As exciting as alternative energy is, all the wind turbines in the world are not going to replace dirty energy unless the power they generate can get to consumers. That requires a better, smarter power grid than the U.S. has now.

The Obama administration has been reasonably supportive of that goal, packing $4.5 billion for improving the grid into the stimulus bill back in 2009. And this morning, John Holdren, the White House's top science and technology advisor, and Energy Secretary Steven Chu, along with a few other high level officials, are trotting out a new report [PDF] on how to continue efforts to improve the grid efforts and announcing few new initiatives to keep the momentum going.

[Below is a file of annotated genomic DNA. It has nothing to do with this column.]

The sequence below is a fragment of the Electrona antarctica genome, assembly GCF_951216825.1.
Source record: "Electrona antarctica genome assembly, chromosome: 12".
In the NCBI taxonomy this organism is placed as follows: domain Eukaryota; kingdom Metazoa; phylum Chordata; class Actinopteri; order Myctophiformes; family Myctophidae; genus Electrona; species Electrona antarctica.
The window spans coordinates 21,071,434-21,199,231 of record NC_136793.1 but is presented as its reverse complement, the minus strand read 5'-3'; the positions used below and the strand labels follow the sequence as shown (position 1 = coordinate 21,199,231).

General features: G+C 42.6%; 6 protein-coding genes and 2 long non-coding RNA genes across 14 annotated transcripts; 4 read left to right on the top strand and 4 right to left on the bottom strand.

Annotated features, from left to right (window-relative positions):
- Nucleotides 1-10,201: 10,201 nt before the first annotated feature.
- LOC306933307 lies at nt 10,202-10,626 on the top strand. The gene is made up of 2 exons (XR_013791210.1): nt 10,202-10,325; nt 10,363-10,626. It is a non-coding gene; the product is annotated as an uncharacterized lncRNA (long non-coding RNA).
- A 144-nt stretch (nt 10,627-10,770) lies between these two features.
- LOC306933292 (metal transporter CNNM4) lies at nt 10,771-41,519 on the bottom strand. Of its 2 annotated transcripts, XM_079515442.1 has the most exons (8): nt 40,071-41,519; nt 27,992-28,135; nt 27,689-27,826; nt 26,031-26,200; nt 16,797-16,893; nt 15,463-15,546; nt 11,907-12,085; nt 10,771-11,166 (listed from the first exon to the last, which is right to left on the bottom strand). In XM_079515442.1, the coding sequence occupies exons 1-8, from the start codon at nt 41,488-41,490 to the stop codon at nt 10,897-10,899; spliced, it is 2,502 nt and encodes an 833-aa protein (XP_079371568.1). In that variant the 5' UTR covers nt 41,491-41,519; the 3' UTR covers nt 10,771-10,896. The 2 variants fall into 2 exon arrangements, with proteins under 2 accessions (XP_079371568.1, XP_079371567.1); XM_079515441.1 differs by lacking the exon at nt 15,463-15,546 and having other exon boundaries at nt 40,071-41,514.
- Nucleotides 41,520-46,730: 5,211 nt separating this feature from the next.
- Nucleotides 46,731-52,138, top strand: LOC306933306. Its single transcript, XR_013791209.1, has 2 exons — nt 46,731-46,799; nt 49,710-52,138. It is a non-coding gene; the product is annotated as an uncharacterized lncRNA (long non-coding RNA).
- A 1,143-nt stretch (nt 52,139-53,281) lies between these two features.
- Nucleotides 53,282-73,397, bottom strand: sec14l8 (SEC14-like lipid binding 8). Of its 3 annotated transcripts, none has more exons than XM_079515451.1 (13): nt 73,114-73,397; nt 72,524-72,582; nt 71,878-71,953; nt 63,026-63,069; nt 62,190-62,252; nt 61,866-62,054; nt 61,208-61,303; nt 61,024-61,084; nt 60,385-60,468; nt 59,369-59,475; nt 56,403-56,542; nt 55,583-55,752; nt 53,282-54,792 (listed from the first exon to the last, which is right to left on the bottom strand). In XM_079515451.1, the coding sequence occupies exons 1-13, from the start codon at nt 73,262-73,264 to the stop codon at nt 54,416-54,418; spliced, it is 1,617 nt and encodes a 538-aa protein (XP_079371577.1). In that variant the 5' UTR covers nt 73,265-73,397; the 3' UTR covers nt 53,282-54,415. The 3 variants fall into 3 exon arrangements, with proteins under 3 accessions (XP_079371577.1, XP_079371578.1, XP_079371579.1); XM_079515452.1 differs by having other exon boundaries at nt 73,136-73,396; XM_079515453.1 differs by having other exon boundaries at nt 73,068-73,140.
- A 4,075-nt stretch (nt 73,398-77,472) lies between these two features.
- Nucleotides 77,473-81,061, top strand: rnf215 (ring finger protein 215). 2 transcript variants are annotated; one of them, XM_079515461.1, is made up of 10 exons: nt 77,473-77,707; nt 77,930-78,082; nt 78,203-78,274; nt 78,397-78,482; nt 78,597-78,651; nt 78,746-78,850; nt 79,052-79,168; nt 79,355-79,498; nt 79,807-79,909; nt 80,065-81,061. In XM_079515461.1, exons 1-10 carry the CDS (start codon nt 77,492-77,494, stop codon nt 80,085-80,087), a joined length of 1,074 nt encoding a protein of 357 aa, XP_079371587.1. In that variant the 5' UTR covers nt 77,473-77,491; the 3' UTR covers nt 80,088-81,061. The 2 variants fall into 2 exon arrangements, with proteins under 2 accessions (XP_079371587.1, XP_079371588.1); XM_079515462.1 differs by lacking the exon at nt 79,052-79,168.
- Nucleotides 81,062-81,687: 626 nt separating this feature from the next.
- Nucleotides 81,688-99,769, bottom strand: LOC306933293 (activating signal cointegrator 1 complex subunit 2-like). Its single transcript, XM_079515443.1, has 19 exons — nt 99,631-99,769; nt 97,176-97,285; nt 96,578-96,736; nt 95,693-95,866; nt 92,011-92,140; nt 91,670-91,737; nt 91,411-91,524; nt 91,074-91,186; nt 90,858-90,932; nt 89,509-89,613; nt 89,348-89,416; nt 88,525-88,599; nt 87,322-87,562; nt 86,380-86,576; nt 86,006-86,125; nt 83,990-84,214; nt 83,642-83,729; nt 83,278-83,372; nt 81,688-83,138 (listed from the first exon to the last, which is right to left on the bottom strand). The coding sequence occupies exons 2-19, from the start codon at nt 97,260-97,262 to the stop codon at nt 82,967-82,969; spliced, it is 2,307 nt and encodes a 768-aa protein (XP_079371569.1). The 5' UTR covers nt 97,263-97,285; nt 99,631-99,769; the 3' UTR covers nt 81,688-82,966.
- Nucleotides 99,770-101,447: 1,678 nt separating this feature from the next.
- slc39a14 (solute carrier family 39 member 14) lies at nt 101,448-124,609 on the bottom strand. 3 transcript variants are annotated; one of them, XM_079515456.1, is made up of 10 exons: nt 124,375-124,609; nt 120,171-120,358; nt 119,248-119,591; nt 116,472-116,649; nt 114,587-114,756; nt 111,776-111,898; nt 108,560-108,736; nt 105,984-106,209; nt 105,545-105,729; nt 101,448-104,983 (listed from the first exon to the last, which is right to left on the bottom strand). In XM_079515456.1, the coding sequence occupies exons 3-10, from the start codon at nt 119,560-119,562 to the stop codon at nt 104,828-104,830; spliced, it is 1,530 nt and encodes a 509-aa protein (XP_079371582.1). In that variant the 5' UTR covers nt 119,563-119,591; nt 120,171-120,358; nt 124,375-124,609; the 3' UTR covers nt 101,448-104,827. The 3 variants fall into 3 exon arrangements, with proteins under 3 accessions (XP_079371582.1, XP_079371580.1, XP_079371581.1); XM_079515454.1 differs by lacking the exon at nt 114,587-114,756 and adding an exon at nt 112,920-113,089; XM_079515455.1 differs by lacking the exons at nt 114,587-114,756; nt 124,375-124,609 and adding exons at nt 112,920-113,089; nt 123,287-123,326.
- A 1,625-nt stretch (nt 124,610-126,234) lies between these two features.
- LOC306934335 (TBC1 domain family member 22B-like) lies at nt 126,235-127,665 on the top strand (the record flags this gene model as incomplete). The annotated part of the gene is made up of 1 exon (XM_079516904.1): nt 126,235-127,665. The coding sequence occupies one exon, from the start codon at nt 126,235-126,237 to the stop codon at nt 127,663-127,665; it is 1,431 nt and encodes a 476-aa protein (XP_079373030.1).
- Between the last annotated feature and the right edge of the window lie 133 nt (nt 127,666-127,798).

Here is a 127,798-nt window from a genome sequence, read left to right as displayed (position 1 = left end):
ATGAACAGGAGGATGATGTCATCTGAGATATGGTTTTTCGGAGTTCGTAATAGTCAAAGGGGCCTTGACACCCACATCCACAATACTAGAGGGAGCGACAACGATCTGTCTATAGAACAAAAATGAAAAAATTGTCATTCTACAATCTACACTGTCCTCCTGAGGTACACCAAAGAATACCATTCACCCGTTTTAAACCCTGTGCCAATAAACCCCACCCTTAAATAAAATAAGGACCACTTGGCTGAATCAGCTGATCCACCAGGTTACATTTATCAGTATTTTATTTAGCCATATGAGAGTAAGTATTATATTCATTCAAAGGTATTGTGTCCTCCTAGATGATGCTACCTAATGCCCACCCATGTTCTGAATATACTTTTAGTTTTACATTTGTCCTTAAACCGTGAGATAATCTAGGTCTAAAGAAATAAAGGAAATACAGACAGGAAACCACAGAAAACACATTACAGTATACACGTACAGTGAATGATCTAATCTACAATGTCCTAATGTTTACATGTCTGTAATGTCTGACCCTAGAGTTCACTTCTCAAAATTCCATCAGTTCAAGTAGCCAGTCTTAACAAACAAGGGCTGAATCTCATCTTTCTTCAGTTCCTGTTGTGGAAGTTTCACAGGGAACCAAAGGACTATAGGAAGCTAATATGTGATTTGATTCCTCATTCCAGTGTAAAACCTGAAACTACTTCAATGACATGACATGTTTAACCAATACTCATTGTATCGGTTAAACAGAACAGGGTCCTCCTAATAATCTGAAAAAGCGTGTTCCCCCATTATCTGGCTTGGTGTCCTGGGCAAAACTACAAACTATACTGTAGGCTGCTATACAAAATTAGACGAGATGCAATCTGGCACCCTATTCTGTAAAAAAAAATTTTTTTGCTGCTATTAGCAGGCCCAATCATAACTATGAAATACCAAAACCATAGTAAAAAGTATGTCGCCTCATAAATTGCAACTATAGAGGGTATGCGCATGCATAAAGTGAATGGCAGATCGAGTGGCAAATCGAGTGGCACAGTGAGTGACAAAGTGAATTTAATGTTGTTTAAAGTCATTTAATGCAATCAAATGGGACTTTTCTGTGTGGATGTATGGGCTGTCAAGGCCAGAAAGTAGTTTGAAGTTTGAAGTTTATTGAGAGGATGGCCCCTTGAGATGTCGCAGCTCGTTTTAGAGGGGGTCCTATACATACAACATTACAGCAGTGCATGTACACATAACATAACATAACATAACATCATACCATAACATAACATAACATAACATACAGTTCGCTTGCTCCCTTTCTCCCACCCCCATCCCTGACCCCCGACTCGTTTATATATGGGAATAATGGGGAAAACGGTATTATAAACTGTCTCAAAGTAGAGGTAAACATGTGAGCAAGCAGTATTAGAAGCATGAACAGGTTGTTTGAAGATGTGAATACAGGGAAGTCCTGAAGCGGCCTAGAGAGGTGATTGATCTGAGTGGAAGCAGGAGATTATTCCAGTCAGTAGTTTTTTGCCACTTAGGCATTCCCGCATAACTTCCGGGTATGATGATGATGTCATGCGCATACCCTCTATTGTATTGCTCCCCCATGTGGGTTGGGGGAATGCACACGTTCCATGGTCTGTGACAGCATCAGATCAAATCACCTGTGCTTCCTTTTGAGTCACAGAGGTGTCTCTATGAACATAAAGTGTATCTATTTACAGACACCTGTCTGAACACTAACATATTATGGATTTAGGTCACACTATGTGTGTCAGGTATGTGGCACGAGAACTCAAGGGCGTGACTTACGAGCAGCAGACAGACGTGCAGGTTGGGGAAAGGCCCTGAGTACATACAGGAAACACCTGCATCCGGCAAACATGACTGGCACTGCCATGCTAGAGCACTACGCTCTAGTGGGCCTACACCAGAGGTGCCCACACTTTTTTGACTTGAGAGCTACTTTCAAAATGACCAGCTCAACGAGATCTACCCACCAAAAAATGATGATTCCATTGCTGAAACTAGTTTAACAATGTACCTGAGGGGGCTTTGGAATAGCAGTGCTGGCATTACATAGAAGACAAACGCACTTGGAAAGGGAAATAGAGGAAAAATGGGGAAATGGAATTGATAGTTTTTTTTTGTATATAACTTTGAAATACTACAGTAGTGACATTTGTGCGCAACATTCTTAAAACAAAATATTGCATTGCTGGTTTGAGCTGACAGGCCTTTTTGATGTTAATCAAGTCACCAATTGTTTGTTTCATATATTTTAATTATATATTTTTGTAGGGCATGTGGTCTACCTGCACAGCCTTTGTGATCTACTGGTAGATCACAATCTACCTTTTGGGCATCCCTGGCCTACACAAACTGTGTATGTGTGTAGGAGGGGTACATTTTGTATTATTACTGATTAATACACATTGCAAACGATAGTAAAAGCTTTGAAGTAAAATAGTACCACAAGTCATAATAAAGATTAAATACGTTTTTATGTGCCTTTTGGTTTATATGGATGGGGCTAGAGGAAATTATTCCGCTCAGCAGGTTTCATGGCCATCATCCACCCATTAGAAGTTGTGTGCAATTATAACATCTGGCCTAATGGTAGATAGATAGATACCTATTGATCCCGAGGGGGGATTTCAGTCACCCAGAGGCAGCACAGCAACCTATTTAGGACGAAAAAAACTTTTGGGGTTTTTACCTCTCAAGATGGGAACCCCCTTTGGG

The new initiatives, however, aren't game-changing: $250 million in loans for rural towns to upgrade their infrastructure; a private-sector project called "Grid 21," which is supposed "promote consumer-friendly innovations"; a commitment to giving consumers more access to data about their energy use. These are all positive steps, but they're not the same as the president taking the stage and promising to throw everything we've got at building a next-generation grid to support the new energy sources coming online.

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